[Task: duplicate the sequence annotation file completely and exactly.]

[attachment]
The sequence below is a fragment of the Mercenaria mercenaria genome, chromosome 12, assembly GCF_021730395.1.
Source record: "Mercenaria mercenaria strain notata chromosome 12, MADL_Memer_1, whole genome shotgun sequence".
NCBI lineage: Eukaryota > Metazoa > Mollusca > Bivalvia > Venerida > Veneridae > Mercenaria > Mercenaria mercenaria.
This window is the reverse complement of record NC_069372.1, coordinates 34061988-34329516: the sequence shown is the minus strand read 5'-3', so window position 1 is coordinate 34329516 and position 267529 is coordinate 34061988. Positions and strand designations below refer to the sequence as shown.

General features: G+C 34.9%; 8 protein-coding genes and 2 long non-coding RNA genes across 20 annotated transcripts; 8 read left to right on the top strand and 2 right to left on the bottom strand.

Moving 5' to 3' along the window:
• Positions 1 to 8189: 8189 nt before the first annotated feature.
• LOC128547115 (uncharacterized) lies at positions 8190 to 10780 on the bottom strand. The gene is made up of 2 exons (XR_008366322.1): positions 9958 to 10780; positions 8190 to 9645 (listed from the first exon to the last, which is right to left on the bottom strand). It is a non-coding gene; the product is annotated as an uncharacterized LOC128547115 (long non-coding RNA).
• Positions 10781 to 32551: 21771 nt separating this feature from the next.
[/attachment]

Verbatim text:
The sequence below is a fragment of the Mercenaria mercenaria genome, chromosome 12, assembly GCF_021730395.1.
Source record: "Mercenaria mercenaria strain notata chromosome 12, MADL_Memer_1, whole genome shotgun sequence".
NCBI lineage: Eukaryota > Metazoa > Mollusca > Bivalvia > Venerida > Veneridae > Mercenaria > Mercenaria mercenaria.
This window is the reverse complement of record NC_069372.1, coordinates 34061988-34329516: the sequence shown is the minus strand read 5'-3', so window position 1 is coordinate 34329516 and position 267529 is coordinate 34061988. Positions and strand designations below refer to the sequence as shown.

General features: G+C 34.9%; 8 protein-coding genes and 2 long non-coding RNA genes across 20 annotated transcripts; 8 read left to right on the top strand and 2 right to left on the bottom strand.

Moving 5' to 3' along the window:
• Positions 1 to 8189: 8189 nt before the first annotated feature.
• LOC128547115 (uncharacterized) lies at positions 8190 to 10780 on the bottom strand. The gene is made up of 2 exons (XR_008366322.1): positions 9958 to 10780; positions 8190 to 9645 (listed from the first exon to the last, which is right to left on the bottom strand). It is a non-coding gene; the product is annotated as an uncharacterized LOC128547115 (long non-coding RNA).
• Positions 10781 to 32551: 21771 nt separating this feature from the next.